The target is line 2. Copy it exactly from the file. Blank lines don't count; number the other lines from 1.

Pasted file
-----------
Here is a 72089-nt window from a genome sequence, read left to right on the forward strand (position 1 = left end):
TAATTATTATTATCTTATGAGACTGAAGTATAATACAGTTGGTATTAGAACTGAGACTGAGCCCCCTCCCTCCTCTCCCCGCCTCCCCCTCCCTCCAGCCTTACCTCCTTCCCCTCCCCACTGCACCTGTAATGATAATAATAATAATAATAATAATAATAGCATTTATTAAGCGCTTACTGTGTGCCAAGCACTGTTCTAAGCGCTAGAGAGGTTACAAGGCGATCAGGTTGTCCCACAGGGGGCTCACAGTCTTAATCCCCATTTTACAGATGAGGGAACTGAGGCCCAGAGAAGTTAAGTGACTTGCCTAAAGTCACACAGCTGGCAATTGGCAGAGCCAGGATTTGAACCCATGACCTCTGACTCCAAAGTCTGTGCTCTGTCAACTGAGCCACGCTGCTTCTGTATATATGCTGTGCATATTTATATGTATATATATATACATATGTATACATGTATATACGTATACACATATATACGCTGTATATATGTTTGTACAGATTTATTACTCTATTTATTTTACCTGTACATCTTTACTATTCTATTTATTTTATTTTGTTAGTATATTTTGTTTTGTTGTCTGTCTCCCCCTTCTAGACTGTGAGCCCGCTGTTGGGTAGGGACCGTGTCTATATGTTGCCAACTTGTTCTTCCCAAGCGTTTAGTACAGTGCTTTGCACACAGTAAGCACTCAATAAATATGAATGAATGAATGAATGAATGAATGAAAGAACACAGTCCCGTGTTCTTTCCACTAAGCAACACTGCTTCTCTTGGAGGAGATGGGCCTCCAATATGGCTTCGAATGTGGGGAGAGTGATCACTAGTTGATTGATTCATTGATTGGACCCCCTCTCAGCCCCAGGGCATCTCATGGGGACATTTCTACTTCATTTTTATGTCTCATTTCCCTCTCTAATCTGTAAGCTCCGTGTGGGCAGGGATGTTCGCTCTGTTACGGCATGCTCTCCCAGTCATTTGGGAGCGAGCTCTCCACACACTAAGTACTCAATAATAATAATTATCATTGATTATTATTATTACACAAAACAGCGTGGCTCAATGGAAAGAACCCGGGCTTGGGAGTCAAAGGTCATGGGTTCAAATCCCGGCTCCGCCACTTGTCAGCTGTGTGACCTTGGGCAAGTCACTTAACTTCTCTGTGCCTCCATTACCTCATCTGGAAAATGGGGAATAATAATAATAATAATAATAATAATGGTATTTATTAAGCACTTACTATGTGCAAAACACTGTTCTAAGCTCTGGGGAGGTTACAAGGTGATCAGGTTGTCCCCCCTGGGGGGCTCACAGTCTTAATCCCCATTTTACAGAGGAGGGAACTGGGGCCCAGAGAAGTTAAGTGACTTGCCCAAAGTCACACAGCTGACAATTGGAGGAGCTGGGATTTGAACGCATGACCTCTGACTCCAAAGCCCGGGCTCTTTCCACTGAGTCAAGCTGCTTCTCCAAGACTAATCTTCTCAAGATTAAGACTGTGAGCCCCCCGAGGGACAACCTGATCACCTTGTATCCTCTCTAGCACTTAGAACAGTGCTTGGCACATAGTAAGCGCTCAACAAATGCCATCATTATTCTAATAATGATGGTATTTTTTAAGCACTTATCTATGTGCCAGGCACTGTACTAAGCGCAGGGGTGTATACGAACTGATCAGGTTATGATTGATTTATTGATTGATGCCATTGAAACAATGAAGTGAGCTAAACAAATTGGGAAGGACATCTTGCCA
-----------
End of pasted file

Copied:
TAATTATTATTATCTTATGAGACTGAAGTATAATACAGTTGGTATTAGAACTGAGACTGAGCCCCCTCCCTCCTCTCCCCGCCTCCCCCTCCCTCCAGCCTTACCTCCTTCCCCTCCCCACTGCACCTGTAATGATAATAATAATAATAATAATAATAATAGCATTTATTAAGCGCTTACTGTGTGCCAAGCACTGTTCTAAGCGCTAGAGAGGTTACAAGGCGATCAGGTTGTCCCACAGGGGGCTCACAGTCTTAATCCCCATTTTACAGATGAGGGAACTGAGGCCCAGAGAAGTTAAGTGACTTGCCTAAAGTCACACAGCTGGCAATTGGCAGAGCCAGGATTTGAACCCATGACCTCTGACTCCAAAGTCTGTGCTCTGTCAACTGAGCCACGCTGCTTCTGTATATATGCTGTGCATATTTATATGTATATATATATACATATGTATACATGTATATACGTATACACATATATACGCTGTATATATGTTTGTACAGATTTATTACTCTATTTATTTTACCTGTACATCTTTACTATTCTATTTATTTTATTTTGTTAGTATATTTTGTTTTGTTGTCTGTCTCCCCCTTCTAGACTGTGAGCCCGCTGTTGGGTAGGGACCGTGTCTATATGTTGCCAACTTGTTCTTCCCAAGCGTTTAGTACAGTGCTTTGCACACAGTAAGCACTCAATAAATATGAATGAATGAATGAATGAATGAATGAAAGAACACAGTCCCGTGTTCTTTCCACTAAGCAACACTGCTTCTCTTGGAGGAGATGGGCCTCCAATATGGCTTCGAATGTGGGGAGAGTGATCACTAGTTGATTGATTCATTGATTGGACCCCCTCTCAGCCCCAGGGCATCTCATGGGGACATTTCTACTTCATTTTTATGTCTCATTTCCCTCTCTAATCTGTAAGCTCCGTGTGGGCAGGGATGTTCGCTCTGTTACGGCATGCTCTCCCAGTCATTTGGGAGCGAGCTCTCCACACACTAAGTACTCAATAATAATAATTATCATTGATTATTATTATTACACAAAACAGCGTGGCTCAATGGAAAGAACCCGGGCTTGGGAGTCAAAGGTCATGGGTTCAAATCCCGGCTCCGCCACTTGTCAGCTGTGTGACCTTGGGCAAGTCACTTAACTTCTCTGTGCCTCCATTACCTCATCTGGAAAATGGGGAATAATAATAATAATAATAATAATAATGGTATTTATTAAGCACTTACTATGTGCAAAACACTGTTCTAAGCTCTGGGGAGGTTACAAGGTGATCAGGTTGTCCCCCCTGGGGGGCTCACAGTCTTAATCCCCATTTTACAGAGGAGGGAACTGGGGCCCAGAGAAGTTAAGTGACTTGCCCAAAGTCACACAGCTGACAATTGGAGGAGCTGGGATTTGAACGCATGACCTCTGACTCCAAAGCCCGGGCTCTTTCCACTGAGTCAAGCTGCTTCTCCAAGACTAATCTTCTCAAGATTAAGACTGTGAGCCCCCCGAGGGACAACCTGATCACCTTGTATCCTCTCTAGCACTTAGAACAGTGCTTGGCACATAGTAAGCGCTCAACAAATGCCATCATTATTCTAATAATGATGGTATTTTTTAAGCACTTATCTATGTGCCAGGCACTGTACTAAGCGCAGGGGTGTATACGAACTGATCAGGTTATGATTGATTTATTGATTGATGCCATTGAAACAATGAAGTGAGCTAAACAAATTGGGAAGGACATCTTGCCA